how a web crawler works

What You Need to Know About JS and Google Web Crawlers

Are your websites tanking in the search engine page ranks (SERPs), and you don’t know why? If it isn’t the content itself, the problem could be how you construct your website. You see, ranking on Google depends on two things, the coding used to build your website and how Google reads it. Not all web building technology is created equally in the eyes of Google Bots.

In order for your pages to be evaluated properly by web crawlers, it has to be in their index and indexed correctly. Neglecting this important component of site evaluation can affect how your pages are read by the robotic spiders that crawl over your content.

This isn’t as much of a problem if your pages are HTML-based. Just pay attention to current SEO best practices, create killer content, and diversify your digital marketing. But, if you use JavaScript (JS) – and most developers do – it can put extra barriers in the way that will affect your page rank and ability to draw traffic.

There are ways to work around this problem, and Google is making more of an effort. But first, let’s take a deep dive into the difference between the two scripting formats and how Google Bots see them.

How Web Crawlers Work: HTML Versus JS

Website evaluation is a multi-stage process. When launching or updated a website, the search engine bots, called spiders, crawl over each page, looking for things like responsive design, freshness, links, keywords, and images. The information they obtain is then passed on to an interface called Caffeine for indexing. Spiders gather and drop information page-by-page, collecting data about your content and passing it on to Caffeine.

Once the process is completed, Google looks at the content on this index to decide how to rank the page(s). If everything on your website is in line with the current standards for SEO optimization and user experience (UX), your website will rank higher when users are looking for content.

With plain HTML, the bots are able to pass raw coding on to Caffeine to be read and evaluated. JavaScript masks the HTML, meaning there’s nothing to evaluate and index once the links and metadata are passed on.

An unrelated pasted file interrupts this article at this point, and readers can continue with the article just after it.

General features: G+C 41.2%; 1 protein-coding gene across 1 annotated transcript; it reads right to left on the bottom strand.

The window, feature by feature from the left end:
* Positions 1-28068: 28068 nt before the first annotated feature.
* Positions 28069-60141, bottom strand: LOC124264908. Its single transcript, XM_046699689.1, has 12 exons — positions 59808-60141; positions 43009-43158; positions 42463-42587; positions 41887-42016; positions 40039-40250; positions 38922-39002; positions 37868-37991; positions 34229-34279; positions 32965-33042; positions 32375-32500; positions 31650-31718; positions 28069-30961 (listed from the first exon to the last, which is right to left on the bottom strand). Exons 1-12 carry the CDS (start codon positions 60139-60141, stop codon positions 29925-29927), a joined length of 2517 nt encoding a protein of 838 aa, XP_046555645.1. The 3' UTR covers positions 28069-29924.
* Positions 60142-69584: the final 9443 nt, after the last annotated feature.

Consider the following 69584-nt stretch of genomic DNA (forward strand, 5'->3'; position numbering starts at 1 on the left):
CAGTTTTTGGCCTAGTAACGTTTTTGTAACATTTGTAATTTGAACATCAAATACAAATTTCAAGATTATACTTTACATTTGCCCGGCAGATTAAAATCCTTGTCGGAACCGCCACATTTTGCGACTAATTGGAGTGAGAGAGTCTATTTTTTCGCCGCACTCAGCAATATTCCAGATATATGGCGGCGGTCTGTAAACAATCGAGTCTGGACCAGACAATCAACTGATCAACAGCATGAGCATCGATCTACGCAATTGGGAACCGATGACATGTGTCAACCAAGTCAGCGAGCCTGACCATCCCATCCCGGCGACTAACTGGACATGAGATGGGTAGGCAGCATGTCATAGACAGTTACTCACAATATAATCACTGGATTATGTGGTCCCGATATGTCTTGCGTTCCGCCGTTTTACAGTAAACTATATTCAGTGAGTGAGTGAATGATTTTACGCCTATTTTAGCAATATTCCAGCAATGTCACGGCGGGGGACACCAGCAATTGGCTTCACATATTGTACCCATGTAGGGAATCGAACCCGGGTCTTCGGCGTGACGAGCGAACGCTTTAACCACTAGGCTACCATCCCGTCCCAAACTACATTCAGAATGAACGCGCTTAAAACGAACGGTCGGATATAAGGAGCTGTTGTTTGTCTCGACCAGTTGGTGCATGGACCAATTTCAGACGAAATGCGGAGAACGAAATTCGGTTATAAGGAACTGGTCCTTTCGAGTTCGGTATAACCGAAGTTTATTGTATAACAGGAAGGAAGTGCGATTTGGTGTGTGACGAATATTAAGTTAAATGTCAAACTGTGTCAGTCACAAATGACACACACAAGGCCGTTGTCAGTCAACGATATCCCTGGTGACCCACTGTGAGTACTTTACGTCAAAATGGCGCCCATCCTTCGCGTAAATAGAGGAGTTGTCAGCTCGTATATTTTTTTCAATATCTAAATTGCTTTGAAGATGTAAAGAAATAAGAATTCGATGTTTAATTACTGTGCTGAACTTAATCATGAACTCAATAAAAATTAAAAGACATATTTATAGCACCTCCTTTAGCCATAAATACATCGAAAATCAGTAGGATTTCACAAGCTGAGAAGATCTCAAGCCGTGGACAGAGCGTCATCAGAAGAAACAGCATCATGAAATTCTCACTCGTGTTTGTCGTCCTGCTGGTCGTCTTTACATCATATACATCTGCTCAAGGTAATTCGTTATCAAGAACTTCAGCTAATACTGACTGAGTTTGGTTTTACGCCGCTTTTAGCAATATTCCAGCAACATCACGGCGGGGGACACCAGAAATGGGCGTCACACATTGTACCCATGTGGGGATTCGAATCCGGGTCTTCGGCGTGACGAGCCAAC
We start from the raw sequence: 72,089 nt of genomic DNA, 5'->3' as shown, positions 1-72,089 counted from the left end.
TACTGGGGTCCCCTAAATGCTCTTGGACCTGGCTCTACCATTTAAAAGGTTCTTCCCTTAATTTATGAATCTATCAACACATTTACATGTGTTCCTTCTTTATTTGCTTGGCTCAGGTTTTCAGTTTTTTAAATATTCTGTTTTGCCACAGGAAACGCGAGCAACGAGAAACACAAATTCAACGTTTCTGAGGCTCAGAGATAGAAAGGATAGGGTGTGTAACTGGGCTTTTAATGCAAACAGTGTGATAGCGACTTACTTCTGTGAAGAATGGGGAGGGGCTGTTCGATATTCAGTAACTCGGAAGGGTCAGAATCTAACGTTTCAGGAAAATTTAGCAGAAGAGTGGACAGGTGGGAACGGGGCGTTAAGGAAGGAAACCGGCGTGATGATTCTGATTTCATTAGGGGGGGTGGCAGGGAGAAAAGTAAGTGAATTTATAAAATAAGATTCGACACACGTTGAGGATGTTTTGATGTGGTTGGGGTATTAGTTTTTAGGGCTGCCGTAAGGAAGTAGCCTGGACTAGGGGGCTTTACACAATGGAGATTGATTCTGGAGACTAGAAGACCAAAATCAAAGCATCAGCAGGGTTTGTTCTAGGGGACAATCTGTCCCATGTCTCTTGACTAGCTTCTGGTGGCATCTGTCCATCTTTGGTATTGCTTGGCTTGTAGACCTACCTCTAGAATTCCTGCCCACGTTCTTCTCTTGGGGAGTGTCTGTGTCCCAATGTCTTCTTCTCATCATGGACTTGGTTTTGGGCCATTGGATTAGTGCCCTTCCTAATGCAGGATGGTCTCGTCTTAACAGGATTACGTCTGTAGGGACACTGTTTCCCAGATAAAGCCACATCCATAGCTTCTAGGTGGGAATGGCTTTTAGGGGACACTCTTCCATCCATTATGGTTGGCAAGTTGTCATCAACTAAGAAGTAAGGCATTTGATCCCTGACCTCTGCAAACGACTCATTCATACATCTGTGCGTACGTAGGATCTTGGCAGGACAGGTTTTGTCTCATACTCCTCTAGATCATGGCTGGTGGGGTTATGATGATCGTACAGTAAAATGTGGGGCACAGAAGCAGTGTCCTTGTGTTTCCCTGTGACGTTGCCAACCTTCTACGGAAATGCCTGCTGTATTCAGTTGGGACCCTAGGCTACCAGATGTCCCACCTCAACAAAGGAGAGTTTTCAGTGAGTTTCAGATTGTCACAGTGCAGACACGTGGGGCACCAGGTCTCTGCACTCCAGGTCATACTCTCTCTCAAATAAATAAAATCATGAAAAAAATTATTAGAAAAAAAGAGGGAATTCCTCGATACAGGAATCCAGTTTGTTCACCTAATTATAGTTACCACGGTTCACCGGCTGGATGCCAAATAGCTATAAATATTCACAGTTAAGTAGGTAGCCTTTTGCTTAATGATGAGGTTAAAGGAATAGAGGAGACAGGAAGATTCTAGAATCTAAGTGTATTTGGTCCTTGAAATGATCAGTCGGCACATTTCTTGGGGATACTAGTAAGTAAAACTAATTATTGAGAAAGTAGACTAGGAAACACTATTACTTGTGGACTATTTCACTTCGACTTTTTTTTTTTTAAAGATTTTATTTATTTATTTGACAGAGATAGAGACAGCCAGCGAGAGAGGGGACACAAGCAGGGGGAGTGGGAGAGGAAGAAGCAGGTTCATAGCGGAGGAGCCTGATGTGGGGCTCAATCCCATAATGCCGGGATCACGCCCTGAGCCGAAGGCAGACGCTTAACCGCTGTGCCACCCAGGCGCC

Blank web pages tend not to rank well in search engines.

Browsers are able to render the JS and make the content viewable. Caffeine has evolved since its introduction in 2010 to render JS the same way a browser can. This is due to the introduction of the Google WRS (Web Rendering Service) that’s based on Chrome 41 and the newly released Chrome 69. However, the process is slow and sucks up a lot of resources.

The trick is to properly implement JS in a way that makes it renderable faster during the Google indexing process. Neglecting to do so will lead to the Hulu effect.

Optimizing JavaScript for Web Indexing

Googlebots can be denied access by using robots.txt. That means you have to take an extra step to allow access to your JavaScript-powered website by the spiders. Step two is to submit an XML sitemap with your URL through your Google Search Console.

Rendering makes your website viewable in Caffeine, but the process is slow and cumbersome. The first crawled content is indexed immediately as HTML-only scripting is passed through. Then, the spiders return to crawling pages while the original material is rendered in Caffeine.

seo crawling processThe reason this process can take a while, and become quite costly, is that low-priority pages are not indexed as quickly as those that are properly optimized for indexing. Several pages can sit in a queue waiting while bots evaluate other pages. Once there are enough resources, those pages waiting in limbo are finally evaluated and ranked.

Indexing can be sped up by minding content quality and prioritizing the components that Google favors. These include, link quality and relevancy, update frequency, traffic volume and website speed.

One thing to keep in mind about loading time and crawling times is that JS-based websites will load a lot slower with a cheaper hosting solution. A study by Aussie Hosting, showed that cheap web hosts perform at almost 1/3 of the speed/latency as regular hosting solutions.

This is because cheap hosting offers fewer resources. When choosing a hosting company, make sure that you have enough bandwidth, processing power, and storage to handle your traffic during peak and normal operating conditions.

Your coding and images should be properly optimized by using fewer files, reducing image size, using alt-text for proper image indexing, and minifying CSS scripting and JS code. Coding should also be compressed to eliminate redundancy, white space, and unnecessary comments. Get rid of old or unused/unsupported plugins, and choose the best ISP you can find.

In addition to optimizing your website for speed, there are two tools that will allow you to view your page as Google and make sure that it’s properly rendered for indexing. The first id to install Chrome 41 on your staging device. Then, you can use the Fetch and Render URL inspection tool from the Google console or an alternative. That will tell you how well your pages are optimized for indexing and what you need to tweak.

Final Thoughts

Changes in Google algorithms can make it difficult for website owners and developers to keep up with the latest best practices for coding and design. Between mobile first indexing and trouble with JS rendering, it’s a lot to track and implement. Using the available tools will take some of the mystery out of why you’re not ranking as well as you should. Then, you’ll have a better understanding of how to fix your page and claim your rightful place in the SERPs.

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